'One-on-one Help Can Combat Dyslexia'

Early identification and treatment is the key to helping children affected by dyslexia, said Dr Jayanthini, former HOD of the Child Guidance clinic, Institute of Child Health and Hospital, Chennai.

Published: 03rd February 2014 01:49 PM  |   Last Updated: 03rd February 2014 01:49 PM   |  A+A-

Early identification and treatment is the key to helping children affected by dyslexia, said Dr Jayanthini, former HOD of the Child Guidance clinic, Institute of Child Health and Hospital, Chennai.

Confederation of Indian Industry (CII), Karur organised a conference on ‘Challenging and Changing Disability Perspectives’  to cover all aspects of research related to dyslexia, including identification, theoretical views, intervention and support for children, students and adults to create awareness among the schools in Karur.

Dyslexia is not caused by lack of either intelligence or the desire to learn, and it can be overcome with appropriate teaching methods. The exact causes of dyslexia are still not completely clear, but anatomical and brain imagery studies show differences in development and functions in the brain of a dyslexic person.

Most people with dyslexia have been found to have problems with identifying the separate speech sounds within a word and learning how letters represent those sounds, a key factor in their reading difficulties.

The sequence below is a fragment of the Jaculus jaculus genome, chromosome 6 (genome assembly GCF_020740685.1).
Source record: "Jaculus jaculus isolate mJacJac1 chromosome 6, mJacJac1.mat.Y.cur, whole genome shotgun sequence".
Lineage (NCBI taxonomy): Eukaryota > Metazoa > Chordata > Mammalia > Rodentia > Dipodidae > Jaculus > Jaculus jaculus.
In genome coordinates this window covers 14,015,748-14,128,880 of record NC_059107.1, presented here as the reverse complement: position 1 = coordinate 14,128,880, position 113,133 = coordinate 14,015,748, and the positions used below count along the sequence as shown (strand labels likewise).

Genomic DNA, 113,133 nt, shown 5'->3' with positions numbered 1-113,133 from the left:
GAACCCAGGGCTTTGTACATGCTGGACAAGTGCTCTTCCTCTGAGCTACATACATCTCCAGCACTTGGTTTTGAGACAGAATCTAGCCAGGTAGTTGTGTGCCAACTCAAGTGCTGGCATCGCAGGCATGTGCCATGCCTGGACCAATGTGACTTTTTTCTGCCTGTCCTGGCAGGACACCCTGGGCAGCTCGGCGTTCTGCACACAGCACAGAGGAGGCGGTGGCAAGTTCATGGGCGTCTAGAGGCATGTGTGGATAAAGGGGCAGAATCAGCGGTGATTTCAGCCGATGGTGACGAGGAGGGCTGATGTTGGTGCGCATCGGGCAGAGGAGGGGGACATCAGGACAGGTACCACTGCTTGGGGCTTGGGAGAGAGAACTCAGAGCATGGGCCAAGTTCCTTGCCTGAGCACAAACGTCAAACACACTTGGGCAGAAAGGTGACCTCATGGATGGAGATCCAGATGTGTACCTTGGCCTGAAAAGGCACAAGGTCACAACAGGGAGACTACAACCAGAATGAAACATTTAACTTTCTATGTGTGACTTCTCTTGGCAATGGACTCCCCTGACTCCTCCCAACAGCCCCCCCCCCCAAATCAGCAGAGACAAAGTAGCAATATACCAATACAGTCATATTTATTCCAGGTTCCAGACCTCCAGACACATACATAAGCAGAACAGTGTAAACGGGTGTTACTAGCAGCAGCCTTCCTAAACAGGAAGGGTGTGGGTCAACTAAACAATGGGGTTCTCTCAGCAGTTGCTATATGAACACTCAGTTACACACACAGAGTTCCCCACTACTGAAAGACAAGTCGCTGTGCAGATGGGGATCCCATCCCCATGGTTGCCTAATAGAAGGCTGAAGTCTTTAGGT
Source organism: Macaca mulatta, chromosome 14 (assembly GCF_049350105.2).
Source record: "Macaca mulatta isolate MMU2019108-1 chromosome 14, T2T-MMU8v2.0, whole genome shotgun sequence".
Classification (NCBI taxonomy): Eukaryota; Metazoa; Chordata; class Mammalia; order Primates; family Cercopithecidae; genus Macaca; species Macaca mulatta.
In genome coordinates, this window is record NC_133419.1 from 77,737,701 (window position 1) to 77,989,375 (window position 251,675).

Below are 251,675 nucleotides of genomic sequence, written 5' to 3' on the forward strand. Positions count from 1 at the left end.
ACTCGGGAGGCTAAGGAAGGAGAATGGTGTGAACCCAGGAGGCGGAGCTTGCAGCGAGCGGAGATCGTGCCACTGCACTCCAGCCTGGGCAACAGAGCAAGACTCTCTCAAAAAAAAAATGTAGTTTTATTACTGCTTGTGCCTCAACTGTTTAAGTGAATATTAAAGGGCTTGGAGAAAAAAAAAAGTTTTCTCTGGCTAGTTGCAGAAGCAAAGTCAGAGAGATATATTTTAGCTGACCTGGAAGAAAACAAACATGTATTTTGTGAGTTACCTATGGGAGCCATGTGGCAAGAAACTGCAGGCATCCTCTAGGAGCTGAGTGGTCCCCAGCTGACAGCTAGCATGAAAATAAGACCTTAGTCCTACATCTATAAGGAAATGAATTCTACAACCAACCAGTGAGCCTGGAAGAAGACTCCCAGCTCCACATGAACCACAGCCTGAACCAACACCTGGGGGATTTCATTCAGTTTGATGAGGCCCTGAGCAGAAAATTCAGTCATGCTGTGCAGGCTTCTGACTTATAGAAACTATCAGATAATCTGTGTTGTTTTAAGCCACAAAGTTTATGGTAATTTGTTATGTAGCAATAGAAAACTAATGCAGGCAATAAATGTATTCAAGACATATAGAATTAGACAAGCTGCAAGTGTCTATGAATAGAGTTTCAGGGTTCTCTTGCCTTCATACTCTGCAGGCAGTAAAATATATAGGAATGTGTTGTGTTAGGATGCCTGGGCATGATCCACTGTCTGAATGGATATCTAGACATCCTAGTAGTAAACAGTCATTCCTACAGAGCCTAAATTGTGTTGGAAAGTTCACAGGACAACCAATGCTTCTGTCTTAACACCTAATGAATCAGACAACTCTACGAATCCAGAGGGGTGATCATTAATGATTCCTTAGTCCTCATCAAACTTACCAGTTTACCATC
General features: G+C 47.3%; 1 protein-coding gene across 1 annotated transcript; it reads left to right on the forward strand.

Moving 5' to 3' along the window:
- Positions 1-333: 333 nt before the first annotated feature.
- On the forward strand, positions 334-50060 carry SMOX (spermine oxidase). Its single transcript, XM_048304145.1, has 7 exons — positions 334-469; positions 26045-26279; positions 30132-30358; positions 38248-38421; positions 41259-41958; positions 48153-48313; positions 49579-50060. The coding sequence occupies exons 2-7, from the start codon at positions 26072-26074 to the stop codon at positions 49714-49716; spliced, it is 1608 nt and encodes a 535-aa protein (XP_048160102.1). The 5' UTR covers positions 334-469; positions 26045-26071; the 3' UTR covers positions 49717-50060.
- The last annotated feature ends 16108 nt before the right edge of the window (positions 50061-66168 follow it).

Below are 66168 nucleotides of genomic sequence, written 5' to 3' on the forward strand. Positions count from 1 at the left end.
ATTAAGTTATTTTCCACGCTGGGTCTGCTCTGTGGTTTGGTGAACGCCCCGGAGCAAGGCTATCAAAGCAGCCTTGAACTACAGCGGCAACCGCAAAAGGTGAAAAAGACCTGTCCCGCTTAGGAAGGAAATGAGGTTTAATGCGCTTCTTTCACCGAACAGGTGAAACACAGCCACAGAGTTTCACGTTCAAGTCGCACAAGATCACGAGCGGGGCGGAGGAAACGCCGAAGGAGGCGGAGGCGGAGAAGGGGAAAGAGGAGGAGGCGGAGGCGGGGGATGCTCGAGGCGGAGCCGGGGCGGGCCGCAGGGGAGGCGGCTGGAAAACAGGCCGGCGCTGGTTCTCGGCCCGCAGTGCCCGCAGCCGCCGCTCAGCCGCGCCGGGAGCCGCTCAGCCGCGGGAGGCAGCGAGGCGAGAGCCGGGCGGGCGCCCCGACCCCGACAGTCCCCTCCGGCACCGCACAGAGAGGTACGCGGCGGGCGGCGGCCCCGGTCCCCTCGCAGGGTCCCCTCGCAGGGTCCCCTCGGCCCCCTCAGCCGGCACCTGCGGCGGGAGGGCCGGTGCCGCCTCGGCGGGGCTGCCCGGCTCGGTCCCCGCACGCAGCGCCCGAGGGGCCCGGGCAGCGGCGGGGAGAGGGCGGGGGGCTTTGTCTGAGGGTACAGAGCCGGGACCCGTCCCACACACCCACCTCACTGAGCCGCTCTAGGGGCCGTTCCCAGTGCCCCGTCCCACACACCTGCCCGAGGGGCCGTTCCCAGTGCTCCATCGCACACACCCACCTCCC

Addressing the gathering of school principals and teachers, Dr Jayanthini said, “Early identification and treatment is the key to help children affected with dyslexia to challenge the complexity and change it.”

Most people with dyslexia need help from a teacher, tutor, or therapist specially trained in using a multi-sensory, structured language approach, she said. She said that it was important for these individuals to be taught by a systematic and explicit method that involved several senses (hearing, seeing, touching) at the same time. Many individuals with dyslexia need one-on-one help so that they can move forward at their own pace, she added.

Subha Vaidyanathan, academic coordinator, Dyslexia Association, Chennai, Dr Pasupathy Sakthivel, psychiatrist consultant, Apollo Hospitals, Karur, and doctors participated in the conference. N Rajasekaram, chairman, CII Karur, welcomed the gathering and K Sankar, vice chairman, proposed the vote of thanks.

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